Mohsin Hamid’s new Man Booker nominated novel, Exit West, centres on Saeed and Nadia — two young working professionals in an unnamed city. They meet in an evening class and we watch their relationship build as their city unravels. They flirt, take drugs, and have ambiguous sex as bombs explode and militants rise up, eventually taking control of their urban landscape. They decide to leave their home and Saeed’s elderly father to embark on a risky journey into the unknown. For this unnamed city has begun sprouting mysterious doors by which people are leaving, but never returning. Where they lead is a mystery, but one that desperate people are willing to gamble on. Nadia and Saeed’s travels take them to Mykonos, London and then Marin, California. These places, and their experiences there, change both protagonists. Saeed finds increasing comfort in his religion and fellow migrants from his country, while Nadia embraces the foreign landscapes and seeks out other avenues that she had been blind to back home.
Hamid’s writing, at times poetic, is sparse yet captivating, and this work— in keeping with his other novels— is a quick read. His detailed description of the descent of the city conveys the anxiety, terror, and banality of his characters’ experience, without using the shorthands of shock or sensationalism.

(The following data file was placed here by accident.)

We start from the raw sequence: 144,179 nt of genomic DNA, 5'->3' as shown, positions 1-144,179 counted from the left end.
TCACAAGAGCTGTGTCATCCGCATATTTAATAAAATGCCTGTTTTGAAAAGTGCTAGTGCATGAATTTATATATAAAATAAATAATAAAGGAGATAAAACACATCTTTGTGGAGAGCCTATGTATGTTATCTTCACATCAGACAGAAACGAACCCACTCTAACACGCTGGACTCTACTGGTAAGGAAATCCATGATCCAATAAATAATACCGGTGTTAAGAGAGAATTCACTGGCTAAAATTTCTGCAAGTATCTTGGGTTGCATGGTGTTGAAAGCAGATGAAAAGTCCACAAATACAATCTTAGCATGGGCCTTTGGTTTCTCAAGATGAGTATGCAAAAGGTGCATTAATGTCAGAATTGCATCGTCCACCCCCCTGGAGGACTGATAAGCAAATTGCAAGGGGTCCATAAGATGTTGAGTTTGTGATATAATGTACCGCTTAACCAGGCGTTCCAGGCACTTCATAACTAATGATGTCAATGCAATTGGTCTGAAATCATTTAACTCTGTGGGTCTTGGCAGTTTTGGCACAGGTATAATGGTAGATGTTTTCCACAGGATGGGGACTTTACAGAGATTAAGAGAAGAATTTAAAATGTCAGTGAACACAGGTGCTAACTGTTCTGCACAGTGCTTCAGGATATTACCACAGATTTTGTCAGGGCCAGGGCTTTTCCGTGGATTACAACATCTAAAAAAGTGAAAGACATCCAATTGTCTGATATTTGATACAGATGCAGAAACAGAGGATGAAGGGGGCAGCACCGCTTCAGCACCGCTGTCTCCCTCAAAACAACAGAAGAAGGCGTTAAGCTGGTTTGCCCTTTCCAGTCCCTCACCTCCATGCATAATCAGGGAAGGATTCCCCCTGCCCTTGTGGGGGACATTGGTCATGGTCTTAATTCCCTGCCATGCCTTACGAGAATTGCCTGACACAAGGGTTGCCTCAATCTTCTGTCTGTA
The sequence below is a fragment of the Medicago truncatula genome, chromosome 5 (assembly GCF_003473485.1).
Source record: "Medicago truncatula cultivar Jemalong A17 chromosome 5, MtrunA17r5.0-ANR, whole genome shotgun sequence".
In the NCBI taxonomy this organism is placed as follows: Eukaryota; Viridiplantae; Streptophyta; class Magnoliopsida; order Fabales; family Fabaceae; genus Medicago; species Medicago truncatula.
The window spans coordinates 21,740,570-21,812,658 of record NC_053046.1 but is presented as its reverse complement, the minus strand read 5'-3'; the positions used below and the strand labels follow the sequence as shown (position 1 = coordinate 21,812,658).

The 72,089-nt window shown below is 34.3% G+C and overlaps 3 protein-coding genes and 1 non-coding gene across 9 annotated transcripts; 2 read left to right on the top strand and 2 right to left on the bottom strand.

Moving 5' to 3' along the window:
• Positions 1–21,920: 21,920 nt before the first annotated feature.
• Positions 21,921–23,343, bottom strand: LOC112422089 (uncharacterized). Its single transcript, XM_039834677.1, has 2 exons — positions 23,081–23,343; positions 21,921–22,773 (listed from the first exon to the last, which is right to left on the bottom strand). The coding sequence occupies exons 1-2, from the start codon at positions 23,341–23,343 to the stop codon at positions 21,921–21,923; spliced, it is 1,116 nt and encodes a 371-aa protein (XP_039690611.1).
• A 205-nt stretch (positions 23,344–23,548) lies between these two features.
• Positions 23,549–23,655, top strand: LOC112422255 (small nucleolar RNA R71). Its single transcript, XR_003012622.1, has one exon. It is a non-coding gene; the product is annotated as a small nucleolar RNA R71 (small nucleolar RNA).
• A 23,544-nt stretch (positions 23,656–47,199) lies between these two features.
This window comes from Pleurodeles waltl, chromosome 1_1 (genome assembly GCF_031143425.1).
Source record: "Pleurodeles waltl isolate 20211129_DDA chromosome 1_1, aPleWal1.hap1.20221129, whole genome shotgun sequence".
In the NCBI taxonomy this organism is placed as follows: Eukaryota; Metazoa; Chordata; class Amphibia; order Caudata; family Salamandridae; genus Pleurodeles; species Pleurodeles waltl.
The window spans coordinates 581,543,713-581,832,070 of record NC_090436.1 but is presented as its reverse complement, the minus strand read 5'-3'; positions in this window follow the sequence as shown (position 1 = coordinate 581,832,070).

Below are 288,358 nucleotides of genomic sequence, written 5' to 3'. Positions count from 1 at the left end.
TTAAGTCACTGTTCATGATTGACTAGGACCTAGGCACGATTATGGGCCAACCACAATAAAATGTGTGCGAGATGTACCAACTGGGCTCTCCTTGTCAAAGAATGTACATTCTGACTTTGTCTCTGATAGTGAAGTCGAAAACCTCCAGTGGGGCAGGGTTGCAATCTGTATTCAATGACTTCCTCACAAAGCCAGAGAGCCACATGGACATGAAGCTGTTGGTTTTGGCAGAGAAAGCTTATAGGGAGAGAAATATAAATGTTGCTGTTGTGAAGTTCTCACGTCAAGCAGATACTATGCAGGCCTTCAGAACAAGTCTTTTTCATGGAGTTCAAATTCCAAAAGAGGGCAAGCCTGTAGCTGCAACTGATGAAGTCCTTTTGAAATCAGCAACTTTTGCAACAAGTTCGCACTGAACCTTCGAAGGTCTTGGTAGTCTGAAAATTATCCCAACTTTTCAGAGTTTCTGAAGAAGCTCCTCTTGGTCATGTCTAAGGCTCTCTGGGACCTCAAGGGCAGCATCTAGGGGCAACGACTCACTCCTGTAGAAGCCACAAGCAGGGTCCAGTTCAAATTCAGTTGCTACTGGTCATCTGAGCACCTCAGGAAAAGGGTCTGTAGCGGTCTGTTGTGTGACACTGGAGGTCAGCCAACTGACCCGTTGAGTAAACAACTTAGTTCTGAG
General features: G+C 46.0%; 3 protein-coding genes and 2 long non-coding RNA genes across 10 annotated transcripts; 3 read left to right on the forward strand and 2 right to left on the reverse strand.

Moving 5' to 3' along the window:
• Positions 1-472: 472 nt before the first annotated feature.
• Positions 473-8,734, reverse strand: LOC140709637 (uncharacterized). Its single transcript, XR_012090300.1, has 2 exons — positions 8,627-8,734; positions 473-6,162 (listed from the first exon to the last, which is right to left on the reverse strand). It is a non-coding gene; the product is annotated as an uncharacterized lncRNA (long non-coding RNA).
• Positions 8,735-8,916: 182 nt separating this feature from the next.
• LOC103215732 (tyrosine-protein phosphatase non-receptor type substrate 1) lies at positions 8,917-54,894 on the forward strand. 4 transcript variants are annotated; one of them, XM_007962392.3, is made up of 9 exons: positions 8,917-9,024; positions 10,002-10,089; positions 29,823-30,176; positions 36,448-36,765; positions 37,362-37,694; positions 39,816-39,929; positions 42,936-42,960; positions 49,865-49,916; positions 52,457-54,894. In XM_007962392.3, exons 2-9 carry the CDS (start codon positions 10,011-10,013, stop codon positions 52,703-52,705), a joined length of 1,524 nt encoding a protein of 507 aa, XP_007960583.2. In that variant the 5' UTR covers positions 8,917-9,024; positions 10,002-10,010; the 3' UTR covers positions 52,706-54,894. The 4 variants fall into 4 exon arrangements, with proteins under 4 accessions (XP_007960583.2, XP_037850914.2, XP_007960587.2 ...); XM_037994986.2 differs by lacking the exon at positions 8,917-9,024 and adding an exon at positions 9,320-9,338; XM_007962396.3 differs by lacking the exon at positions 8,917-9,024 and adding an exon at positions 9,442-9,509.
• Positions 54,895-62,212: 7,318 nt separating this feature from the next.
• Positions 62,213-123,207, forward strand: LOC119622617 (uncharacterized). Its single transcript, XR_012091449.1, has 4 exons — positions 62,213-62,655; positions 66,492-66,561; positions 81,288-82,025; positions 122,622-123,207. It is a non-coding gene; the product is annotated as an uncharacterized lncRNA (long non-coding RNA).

Exit West was published in the UK in March of this year, just a few months before another Pakistani literary debut of sorts in London. On May 20th, the annual Karachi Literature Festival (KLF) was held outside Pakistan for the first time as part of Alchemy — a South Asian cultural festival. London is a logical choice for an offshoot. Many Pakistani writers, including Hamid, have called it home, and the city has a sizable Pakistani diaspora of several hundred thousand. Pakistani literature can find large audiences in Britain, and if a book or an author makes it in London, success at home is sometimes an afterthought.
With over 60 speakers, the London festival hosted many of the regulars from Karachi and showcased Pakistan’s diverse literary talent and culture in celebration of the country’s seventieth anniversary.
Commentators spoke frankly of sensitive material. Three panelists debated elements of Pakistan’s LGBTQ+ subculture that still remain, if not taboo, than distained, within much of Pakistani society. Ali Zaidi, Faizan Fiaz and Leyla Jagiella discussed the changing environment for Pakistan’s hijra community— a transgender community specific to South Asia— and the legislation granting them new rights. “In Pakistan, transgender are at the forefront of change, unlike in the west,” said Fiaz. “Other sexuality and gender is swept under the carpet. People are still very frightened.”
When Fiaz made her 2016 film, Poshida, about the complexities of LGBTQ+ in Pakistan, the transwomen she interviewed were the only ones who consented to be shown in the publicly available film trailer. “There is a history there, so the transition is much more smooth than in the west,” said Jagiella, referencing hijras historical place in South Asian culture. However, Kami Sid, a Pakistani transgender model, who was supposed to be a panel participant, was denied a visa to enter the UK.